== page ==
If this wasn’t Britain, how would we describe it?
If this was Viktor Orbán’s Hungary, or Poland, what language might we use? Would an announcer on the BBC World Service declare:
“Amid fuel and food shortages, the government has moved to cement its grip on power. It’s taking action against the courts, shrinking their ability to hold the ruling party to account, curbing citizens’ right to protest and imposing new rules that would gag whistleblowers and sharply restrict freedom of the press. It’s also moving against election monitors while changing voting rules, which observers say will hurt beleaguered opposition groups … ”
Almost unnoticed, perhaps because it’s done with an English rather than a Hungarian accent, our populist, nationalist prime minister is steadily setting out to weaken the institutions that define a liberal democracy.
It seems petty to suggest that he is out for revenge after the supreme court delivered an 11-0 humiliation over his unlawful suspension of parliament in 2019, but Johnson is acting like a man determined to settle a score.
He set his sights early on a bill to reform judicial review, the process by which courts can overturn unlawful decisions by the government and others.
Under the new police bill, ministers will have the power to suppress pretty well any protest they don’t like. It makes it a crime, punishable by up to 10 years in jail. The police will be able to clamp down on a demonstration, or ban it altogether, on the flimsiest basis. If they deem a demo sufficiently loud to cause someone in the vicinity “serious unease”, that would be enough.
Boris Johnson wants to widen the scope of the Official Secrets Act, applying it to more areas of government activity and increasing the punishment for breaking it.
Crucially, Boris refuses to add any kind of public interest defence for journalists or their sources.
Even the Sun calls the move a “licence for cover-up”, adding that a society where journalists and whistleblowers face jail even over leaks that are clearly in the public interest is “in the grip of oppression”.
Johnson is bent not only on preventing his government from being held to account. More sinister, he is taking steps to ensure he can’t easily be replaced.
The Conservatives’ elections bill hands ministers powers over what has, until now, been an independent Electoral Commission.
Suddenly, ministers will be able to deploy the commission as they see fit, using it to define what counts as election campaigning.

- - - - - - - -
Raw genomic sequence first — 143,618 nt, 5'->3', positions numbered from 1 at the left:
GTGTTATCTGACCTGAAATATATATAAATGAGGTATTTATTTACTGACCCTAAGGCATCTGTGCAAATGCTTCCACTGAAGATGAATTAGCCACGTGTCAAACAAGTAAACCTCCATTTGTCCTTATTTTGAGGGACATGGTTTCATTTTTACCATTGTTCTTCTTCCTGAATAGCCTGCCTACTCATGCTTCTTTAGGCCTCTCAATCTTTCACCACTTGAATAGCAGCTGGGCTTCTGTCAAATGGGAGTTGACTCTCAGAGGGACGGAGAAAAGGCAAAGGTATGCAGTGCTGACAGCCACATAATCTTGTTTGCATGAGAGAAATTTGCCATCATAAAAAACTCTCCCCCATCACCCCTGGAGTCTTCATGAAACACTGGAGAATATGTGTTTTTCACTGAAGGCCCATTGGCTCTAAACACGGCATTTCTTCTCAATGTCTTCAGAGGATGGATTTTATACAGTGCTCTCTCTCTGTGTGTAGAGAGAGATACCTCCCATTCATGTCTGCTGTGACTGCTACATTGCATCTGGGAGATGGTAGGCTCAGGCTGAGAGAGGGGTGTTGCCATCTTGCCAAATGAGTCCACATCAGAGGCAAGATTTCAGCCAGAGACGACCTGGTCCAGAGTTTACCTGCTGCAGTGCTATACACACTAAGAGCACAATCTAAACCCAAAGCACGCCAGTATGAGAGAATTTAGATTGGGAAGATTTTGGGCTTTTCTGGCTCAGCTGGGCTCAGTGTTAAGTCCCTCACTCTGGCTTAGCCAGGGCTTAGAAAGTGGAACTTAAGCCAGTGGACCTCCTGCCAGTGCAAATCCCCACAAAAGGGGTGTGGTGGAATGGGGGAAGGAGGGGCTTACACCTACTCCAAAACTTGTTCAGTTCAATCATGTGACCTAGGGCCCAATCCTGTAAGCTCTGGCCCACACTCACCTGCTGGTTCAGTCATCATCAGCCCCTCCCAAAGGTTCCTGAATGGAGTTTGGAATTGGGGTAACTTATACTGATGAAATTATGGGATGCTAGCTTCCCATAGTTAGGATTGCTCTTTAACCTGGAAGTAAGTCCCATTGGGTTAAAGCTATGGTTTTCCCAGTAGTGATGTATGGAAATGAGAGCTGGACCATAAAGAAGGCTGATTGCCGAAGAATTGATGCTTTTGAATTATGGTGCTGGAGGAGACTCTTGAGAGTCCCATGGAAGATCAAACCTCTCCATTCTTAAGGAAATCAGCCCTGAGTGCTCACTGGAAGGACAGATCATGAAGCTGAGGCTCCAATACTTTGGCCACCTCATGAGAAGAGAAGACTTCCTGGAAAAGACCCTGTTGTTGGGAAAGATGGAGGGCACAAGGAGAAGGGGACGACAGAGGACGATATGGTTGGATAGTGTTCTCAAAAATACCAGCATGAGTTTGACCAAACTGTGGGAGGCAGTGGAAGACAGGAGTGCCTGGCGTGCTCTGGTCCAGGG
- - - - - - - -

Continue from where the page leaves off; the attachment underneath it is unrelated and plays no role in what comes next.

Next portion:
A minister could order the commission to impose a criminal penalty on a group that had been campaigning for, say, higher NHS pay, six months before an election was called, by retroactively defining that effort as election spending.
It’s not hard to imagine ministers using that power selectively to hurt their opponents.
The same bill would require voters to show photo ID before being handed a ballot, a remedy for the nonexistent problem of voter fraud. This is a practice known to exclude poorer voters less likely to back the Conservatives.
Meanwhile, note who got the money from a £1bn fund set aside by the government for struggling towns: in a remarkable coincidence, 39 of the 45 towns chosen are in constituencies with a Conservative MP, even when that meant cash going to a Tory-held seat rather than the poorer place next door.
And let’s not forget a trick straight out of the Orbán or Donald Trump playbook. Ofcom, like the Electoral Commission, is meant to be independent. But Johnson persists in his determination to install in the chair an ideological ally: the former Daily Mail editor Paul Dacre.
There is a pattern here, if we’re only willing to see it.
- A populist government hobbling those bodies that exist to keep it in check
- Trampling on democratic conventions and long-held rights
All to tighten its own grip on power. We need to recognise it, even when it wears a smile and tousled hair, and speaks in the soothing cadences of Eton College.